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Future flight without fuel

by • September 6, 2016 • News and EventsComments (0)665

To be successful into the future you’re going to need the right technology, a great vision, the right team and an attitude that doesn’t know what quitting even means.

The Solar Impulse 2 project has all of these attributes rolled up into one perfectly executed success. For those who haven’t been following, the Solar Impulse 2 is an experimental aeroplane that was built to travel around the world (or more specifically, 42,000 kilometres) without any fuel.

Astoundingly, its mission was successful. It’s hard to miss its message to the entire world. There are alternatives for our pollution-ridden planet.

THE RIGHT TECHNOLOGY

The plane was designed to be exceptionally light (weighing just 2,300 kg and made mostly of carbon fibre) and covered with an abundance of solar panels (That would be 17,248 panels for those who are taking notes) that work to recharge four lithium polymer batteries. At night the energy stored in the batteries propelled the electric motors that kept the plane airborne. To keep it as light as possible, the cockpit is roughly the size of a phone booth pushed on its side, accommodating just one pilot. The final result looks rather odd –  the plane has a wingspan wider than a Boeing 747 but it is nearly 200 times lighter. Its top speed is an elegant 140 km/hr, but for most of the flight, it would cruise at 50kmh at a height of just 1.7 kilometres above the ground.

A GREAT VISION

It’s hard to come up with a greater vision than the ambitious goal to fly around the world without the use of even a drop of fuel. Imagine the excitement when in March 2015 the plane took to the air from the United Arab Emirates powered only by the energy of the sun. The entire project was privately financed and built by a Swiss-based engineering firm. The dream reached fruition sixteen months later when the aeroplane landed back in Abu Dhabi, making aviation history.

Solar Impulse 2’s worldwide tour included stops in India, China, Japan, Italy, Spain and several U.S. locations, including Hawaii, San Francisco, Phoenix, Tulsa, Oklahoma, and New York. The last of the trip’s seventeen legs took the aircraft from Cairo to Abu Dhabi, a total of 2,700 kilometres in a little over 48 hours.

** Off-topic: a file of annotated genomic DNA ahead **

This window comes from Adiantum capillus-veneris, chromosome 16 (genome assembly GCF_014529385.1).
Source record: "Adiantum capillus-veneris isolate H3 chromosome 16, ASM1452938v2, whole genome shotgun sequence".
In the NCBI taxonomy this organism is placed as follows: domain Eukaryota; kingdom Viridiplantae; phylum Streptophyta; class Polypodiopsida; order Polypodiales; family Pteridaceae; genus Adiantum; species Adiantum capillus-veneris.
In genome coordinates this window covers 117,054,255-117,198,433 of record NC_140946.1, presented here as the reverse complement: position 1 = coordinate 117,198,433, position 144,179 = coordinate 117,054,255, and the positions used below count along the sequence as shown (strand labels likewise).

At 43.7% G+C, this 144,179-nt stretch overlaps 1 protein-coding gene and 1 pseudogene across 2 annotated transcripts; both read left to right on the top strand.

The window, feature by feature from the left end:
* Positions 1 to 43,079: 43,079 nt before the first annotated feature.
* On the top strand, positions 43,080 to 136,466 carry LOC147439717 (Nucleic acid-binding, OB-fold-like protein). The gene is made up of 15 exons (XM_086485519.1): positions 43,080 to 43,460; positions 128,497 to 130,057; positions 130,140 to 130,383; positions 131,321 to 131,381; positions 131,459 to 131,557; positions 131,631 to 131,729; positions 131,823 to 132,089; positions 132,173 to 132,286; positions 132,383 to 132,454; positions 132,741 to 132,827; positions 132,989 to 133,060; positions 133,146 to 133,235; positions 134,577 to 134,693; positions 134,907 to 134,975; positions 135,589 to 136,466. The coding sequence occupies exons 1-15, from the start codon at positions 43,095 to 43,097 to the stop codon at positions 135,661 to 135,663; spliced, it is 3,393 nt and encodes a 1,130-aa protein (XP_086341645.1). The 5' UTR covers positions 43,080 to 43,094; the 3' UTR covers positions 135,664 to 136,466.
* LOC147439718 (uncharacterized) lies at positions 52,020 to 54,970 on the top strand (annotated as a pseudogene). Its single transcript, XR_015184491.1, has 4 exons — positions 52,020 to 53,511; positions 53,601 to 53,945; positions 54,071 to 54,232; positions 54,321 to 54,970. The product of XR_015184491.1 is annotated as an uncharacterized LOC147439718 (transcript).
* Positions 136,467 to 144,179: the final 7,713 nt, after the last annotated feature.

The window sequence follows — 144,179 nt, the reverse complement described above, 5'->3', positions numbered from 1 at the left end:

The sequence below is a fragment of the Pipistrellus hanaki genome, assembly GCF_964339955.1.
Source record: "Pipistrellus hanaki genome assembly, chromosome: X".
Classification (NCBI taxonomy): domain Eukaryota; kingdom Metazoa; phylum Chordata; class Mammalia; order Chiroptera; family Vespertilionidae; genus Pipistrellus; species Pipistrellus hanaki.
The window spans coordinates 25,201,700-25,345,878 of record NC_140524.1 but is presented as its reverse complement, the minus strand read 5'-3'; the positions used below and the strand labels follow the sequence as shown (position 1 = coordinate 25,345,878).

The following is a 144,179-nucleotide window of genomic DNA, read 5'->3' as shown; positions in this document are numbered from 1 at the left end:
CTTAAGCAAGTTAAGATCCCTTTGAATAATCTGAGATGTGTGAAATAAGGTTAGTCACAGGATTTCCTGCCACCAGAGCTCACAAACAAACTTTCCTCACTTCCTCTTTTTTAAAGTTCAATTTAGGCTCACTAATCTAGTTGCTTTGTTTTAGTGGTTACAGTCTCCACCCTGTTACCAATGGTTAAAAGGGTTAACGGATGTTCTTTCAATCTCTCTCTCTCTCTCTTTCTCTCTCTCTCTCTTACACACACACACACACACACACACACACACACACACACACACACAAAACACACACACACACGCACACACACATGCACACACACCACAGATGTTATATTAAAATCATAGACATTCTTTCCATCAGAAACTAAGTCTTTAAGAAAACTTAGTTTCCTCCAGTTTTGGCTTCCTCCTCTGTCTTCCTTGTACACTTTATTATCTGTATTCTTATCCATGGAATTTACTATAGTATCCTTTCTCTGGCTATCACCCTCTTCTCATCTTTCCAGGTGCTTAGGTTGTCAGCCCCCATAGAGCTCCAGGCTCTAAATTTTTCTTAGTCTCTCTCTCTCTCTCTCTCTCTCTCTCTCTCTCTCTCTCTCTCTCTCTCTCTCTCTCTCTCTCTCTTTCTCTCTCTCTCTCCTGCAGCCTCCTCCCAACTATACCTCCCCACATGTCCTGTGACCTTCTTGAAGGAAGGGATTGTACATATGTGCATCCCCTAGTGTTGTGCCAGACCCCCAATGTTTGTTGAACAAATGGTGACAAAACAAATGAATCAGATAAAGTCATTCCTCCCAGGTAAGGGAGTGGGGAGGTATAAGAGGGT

Circumnavigating the globe without any fuel wasn’t the only record that the Solar Impulse 2 broke. The longest leg, an 8,900-kilometre flight from Japan to Hawaii, lasted some 118 hours and saw one pilot (Borschberg) break the world record for the longest uninterrupted solo flight duration. In all, Solar Impulse 2 broke a total of 19 official aviation records.

THE RIGHT TEAM

It takes a special team to undertake a 16-month, seventeen-stage adventure. The role of the pilot was shared throughout the trip by two Swiss men, Bertrand Piccard and Andre Borschberg. It was these two men who had piloted the project from the start. With only room for one pilot at a time, they alternated shifts.  Borschberg was in the cockpit when Solar Impulse 2 took off for the first leg of its record-breaking flight. Logging up a combined 500 flight hours along the way, one wonders how they kept themselves awake. He would allow himself irregular naps of no more than 20-minutes at a time, sometimes doing yoga in the small cockpit.

Piccard was in the cockpit at journey’s end, stopping the plane on the exact spot that it had started its around-the-world journey in March 2015.The trip was fraught with challenges. En route from Japan, the plane sustained battery damage, which ultimately kept the aircraft grounded in Hawaii for nine months. Together, the two pilots spent a combined 500 flight hours in the tiny cockpit.

ATTITUDE

When he exited the aeroplane for the final time, Piccard said to a crowd of onlookers: “The future is clean. The future is you. The future is now. Let’s take it further.”

Borschberg says that what is next is likely to be solar powered drones.

“We will be using this technology to develop electric aeroplanes in the futures and develop solar drones that can fly in the stratosphere for six months replacing satellites”.

Piccard and Borschberg hope to have their drones in the air within the next three years.

“We have travelled 40,000 kilometres without fuel. Now it’s your turn to take it further,” Piccard said. “We have enough solutions, enough technologies. We should never accept the world to be polluted only because people are scared to think in another way.”

The right technology, a great vision, the right team and an attitude that doesn’t know what quitting even means.

 

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